Female Genital Cutting (FGC) in the Eyes of American Healthcare Providers: We Want to Help
Barnawi, Najla Ahmad
Pierce, Carolyn S.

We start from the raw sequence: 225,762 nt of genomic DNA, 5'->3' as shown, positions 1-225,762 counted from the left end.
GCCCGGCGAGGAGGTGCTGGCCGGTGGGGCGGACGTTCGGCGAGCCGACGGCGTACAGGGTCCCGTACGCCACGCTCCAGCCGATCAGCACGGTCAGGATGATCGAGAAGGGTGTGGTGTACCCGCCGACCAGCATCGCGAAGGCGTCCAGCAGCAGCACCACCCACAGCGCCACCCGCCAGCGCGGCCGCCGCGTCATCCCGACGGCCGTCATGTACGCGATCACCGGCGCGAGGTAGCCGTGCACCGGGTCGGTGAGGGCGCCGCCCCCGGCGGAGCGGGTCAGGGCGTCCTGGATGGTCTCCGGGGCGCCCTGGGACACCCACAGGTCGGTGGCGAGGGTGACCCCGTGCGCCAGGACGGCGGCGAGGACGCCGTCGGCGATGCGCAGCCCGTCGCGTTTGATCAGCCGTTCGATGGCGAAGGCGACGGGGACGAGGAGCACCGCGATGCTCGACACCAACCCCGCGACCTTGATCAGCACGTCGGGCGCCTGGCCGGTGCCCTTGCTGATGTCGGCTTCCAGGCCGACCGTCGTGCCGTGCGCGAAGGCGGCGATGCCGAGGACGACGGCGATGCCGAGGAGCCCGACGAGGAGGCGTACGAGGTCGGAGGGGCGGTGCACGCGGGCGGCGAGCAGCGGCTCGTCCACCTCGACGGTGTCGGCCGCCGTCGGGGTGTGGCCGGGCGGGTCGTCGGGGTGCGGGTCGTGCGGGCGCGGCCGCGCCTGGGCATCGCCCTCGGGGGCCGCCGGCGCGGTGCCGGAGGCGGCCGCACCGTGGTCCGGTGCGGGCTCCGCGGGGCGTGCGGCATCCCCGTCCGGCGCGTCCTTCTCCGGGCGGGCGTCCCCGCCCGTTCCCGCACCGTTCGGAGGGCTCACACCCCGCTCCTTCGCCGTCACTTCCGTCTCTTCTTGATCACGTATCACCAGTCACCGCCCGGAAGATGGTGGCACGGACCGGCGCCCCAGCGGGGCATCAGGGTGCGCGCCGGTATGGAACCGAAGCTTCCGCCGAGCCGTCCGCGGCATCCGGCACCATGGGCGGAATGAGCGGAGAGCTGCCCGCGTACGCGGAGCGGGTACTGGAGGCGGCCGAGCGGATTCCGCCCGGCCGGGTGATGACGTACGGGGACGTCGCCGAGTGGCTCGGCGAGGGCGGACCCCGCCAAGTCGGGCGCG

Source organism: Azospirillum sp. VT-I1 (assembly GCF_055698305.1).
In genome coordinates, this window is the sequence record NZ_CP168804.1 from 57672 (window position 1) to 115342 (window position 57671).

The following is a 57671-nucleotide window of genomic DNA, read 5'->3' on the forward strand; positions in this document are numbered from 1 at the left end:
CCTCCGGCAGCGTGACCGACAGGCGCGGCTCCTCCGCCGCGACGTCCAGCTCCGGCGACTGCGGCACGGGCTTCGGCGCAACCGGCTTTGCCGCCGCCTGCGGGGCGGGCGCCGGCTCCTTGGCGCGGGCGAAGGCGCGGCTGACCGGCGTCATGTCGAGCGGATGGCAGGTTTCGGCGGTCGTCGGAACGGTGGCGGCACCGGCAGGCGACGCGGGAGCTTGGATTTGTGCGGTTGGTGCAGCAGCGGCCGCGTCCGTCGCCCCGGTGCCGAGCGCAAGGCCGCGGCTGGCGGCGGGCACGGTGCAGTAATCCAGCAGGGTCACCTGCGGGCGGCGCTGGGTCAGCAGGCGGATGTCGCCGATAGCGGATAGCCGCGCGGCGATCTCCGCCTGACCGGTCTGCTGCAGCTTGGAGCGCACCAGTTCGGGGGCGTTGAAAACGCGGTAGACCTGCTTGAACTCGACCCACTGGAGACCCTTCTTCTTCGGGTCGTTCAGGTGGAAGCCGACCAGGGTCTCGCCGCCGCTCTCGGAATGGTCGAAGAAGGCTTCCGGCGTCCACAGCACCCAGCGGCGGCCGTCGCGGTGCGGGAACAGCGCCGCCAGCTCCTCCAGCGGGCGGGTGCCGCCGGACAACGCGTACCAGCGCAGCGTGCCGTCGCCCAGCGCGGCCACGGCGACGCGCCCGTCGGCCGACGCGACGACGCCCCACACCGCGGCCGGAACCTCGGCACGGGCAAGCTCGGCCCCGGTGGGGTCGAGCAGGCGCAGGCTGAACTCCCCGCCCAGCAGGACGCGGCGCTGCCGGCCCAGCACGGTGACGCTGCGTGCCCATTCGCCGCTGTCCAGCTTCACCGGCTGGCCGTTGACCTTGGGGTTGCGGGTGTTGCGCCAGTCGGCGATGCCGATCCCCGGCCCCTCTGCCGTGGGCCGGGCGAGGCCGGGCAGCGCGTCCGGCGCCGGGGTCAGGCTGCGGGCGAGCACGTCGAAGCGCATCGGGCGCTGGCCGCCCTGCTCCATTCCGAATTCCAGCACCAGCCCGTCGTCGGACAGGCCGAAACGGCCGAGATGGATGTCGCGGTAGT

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Session presented on Monday, September 19, 2016: Abstract Aim: This poster explores the medical, social, cultural and ethical controversies of FGC in association with the perinatal experiences and maternity care in American context. The specific objectives of this learning-poster presentation are to: firstly, demonstrate knowledge to address the current challenges that occur for pregnant women with FGC during perinatal care. Secondly, Identify the various social, cultural and policy aspects that concern FGC within American Context. Background: Female genital cutting (FGC) is a traditional practice in parts of Africa, the Middle East and Asia. It is a public health and human rights issue because it affects at least 200 million women worldwide. Increasing migration to USA and elsewhere from these areas precedes the care of women with FGC to become a global concern. In USA, pregnant women who experienced FGC are vulnerable as they may face more physical and emotional challenges than their non-pregnant counterparts. Their need to access optimal perinatal care is higher as FGC, particularly with more extensive cutting (infibulation), is one of the indirect causes of perinatal morbidity. However, caring for pregnant women with FGC, particularly during labor, is a key challenge within the American maternity healthcare. This challenge occurs because there is a lack of understanding about the socio-cultural aspects of FGC and lack of knowledge of how to manage the clinical complications that are associated with it. This leads to a decrease in the trust-relationship between the provider and antenatal patient, which may in turn decrease effective therapeutic communication and resultant culturally competent and safe care. Significance: Presenting this educational poster is a response to the current global and national awareness about FGC. American nurses, nurse-midwives, and midwives are well positioned to engage in and promote effective communication patterns, safe and appropriate interventions and referral relationships that are acceptable to their clients. In comparison with their counterparts, they typically allocate a much longer timeframe for initial and subsequent perinatal visits. Thus allowing for more time to establish a genuine and trusting relationship that will encourage women with FGC to elaborate on needed care and concerns. Theoretical Framework: The foundation of Adult Learning Theory (ALT) is the theoretical framework for this presentation as it is targeting adult populations. Integrating ALT emphasizes the self-reflective learning strategy, which enhances effective learning-engagement. Implications: Sharing the information in this poster will imply positively on the quality of health of this group of women. Such positive implications will deepen the healthcare provider's understanding about FGC; enhance the continuity of care, delicate partnership, and trusting relationship for women with FGC; encourage effective-therapeutic communication and engage in mutual problem solving; and provide various options to manage FGC cases.